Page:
UPDATE2: Peskov: New Ukrainian suits prohibit gas transit deal with Russia
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MOSCOW/KIEV, Nov 5 (PRIME) -- The new arbitration suits filed by Ukraine may block any gas transit agreement with Russia, presidential spokesman Dmitry Peskov told reporters on Tuesday.
“Continuation of the use of arbitration proceedings, putting forward of some kind of court claims make reaching any sort of agreement impossible. This was what President Vladimir Putin said in his speech at a press conference in Budapest,” he said.
On November 2, Ukrainian energy holding Naftogaz Ukrainy’s Executive Director Yury Vitrenko said the company had sent a U.S. $12 billion counterclaim against Russian gas giant Gazprom to the Stockholm arbitration court. He added that Naftogaz Ukrainy could charge Gazprom a $3 billion debt in 2020.
Russia’s Energy Minister Alexander Novak said that such actions do not improve relations between the states and do not provide conditions for long-term agreements. He added that the parties should return to the “zero” variant of disputes settlement without “new absurd suits”.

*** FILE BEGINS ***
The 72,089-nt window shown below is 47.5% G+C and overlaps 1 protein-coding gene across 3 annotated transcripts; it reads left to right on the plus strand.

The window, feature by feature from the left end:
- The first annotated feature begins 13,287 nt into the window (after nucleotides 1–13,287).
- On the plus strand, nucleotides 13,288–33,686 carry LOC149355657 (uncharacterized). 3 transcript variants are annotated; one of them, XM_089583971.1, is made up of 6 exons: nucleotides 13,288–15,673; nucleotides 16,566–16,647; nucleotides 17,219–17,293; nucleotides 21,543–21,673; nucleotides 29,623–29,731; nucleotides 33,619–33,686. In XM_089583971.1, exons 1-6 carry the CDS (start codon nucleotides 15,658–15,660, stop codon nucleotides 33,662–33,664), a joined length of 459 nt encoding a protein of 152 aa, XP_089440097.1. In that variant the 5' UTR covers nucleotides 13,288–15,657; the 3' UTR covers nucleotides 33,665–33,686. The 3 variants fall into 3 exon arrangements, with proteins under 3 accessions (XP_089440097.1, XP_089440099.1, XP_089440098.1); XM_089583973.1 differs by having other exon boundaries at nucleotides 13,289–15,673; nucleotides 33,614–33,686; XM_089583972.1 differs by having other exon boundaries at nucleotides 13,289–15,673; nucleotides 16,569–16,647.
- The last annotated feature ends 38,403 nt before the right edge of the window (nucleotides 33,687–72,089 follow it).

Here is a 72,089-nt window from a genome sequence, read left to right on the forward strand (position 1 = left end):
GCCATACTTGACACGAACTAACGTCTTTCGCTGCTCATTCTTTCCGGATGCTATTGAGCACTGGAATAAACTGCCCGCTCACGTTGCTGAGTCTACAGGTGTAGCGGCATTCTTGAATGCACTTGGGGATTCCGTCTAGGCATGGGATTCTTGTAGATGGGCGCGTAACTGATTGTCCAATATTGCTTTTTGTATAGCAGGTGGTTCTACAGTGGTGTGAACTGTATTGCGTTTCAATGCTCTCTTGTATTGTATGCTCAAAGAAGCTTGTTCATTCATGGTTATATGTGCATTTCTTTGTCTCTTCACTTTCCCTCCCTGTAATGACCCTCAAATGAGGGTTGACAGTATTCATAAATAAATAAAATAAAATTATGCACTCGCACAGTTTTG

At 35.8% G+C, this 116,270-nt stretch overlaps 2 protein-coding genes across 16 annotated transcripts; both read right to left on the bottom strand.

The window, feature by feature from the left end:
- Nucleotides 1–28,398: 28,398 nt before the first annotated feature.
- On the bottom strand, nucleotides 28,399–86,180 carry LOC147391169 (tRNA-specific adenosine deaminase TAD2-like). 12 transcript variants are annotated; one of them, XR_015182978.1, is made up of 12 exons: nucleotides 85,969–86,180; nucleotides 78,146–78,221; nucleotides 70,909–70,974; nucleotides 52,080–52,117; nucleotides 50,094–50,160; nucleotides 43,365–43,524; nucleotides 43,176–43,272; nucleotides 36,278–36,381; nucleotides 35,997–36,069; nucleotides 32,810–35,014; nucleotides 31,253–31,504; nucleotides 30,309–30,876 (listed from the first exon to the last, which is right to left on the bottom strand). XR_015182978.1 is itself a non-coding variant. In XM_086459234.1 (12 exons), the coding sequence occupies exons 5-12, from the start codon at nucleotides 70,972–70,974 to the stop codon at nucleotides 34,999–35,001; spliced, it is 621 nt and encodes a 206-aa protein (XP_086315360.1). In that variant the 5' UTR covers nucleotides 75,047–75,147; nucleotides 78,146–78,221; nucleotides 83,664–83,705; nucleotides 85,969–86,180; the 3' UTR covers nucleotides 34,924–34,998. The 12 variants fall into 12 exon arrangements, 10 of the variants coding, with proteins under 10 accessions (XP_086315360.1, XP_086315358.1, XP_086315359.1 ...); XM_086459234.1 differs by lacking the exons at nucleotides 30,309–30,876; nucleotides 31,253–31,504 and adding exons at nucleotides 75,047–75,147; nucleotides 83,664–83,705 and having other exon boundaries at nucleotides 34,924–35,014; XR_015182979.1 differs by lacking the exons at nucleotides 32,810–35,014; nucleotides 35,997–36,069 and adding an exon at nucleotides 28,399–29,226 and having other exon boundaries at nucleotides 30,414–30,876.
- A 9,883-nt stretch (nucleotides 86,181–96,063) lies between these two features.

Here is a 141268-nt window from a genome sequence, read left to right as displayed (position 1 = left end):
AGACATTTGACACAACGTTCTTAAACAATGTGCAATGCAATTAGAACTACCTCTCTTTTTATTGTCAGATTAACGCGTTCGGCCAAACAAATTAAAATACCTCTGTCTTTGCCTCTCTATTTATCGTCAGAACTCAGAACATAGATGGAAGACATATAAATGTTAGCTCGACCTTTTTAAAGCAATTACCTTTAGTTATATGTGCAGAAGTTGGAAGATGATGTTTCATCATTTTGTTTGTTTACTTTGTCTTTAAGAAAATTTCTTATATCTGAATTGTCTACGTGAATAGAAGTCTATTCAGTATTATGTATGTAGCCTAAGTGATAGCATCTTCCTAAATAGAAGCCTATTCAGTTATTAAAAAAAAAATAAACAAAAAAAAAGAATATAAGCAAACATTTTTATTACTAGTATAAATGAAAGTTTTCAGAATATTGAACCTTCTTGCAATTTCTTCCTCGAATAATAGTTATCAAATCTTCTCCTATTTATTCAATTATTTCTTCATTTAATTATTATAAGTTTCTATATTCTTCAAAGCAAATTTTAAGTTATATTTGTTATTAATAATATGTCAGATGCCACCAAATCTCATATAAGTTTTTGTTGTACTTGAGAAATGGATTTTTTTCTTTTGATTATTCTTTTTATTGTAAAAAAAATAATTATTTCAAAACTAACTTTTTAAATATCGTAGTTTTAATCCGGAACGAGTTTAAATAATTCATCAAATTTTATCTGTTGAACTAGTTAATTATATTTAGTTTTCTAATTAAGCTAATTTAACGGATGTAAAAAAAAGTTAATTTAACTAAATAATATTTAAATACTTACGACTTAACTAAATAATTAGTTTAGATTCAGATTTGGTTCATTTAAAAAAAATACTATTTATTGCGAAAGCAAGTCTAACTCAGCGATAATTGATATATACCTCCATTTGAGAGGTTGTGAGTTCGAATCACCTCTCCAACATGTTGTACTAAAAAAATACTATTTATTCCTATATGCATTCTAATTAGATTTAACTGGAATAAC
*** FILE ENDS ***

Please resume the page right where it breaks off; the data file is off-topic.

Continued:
On Tuesday, Vitrenko said in a Facebook post that the amount of the claim could be reduced to $2 billion from $12 billion if the transit of Russian gas continues in 2020.
“And if the transit continues and the income from transit remains at about the current level (in order for it to fully cover the operator’s costs, or else we need to set impairment costs) then the sum of the claim will fall to about such a level (even less than $2 billion),” Vitrenko said.
In 2018, the Stockholm arbitration court ruled that Gazprom must pay Naftogaz Ukrainy $2.56 billion for non-shipment of gas. Gazprom appealed against the decision in March and in May demanded full abolishment of the decision. Hearings of the appeal in Sweden are scheduled for September–October 2020.
Ukraine also said that it is ready to stop transit having enough gas in its storages for the upcoming winter.
Russian President President Vladimir Putin said in October that Russia was ready to negotiations with Ukraine over gas supplies at significantly reduced prices, as well as on transit of gas through the country’s territory.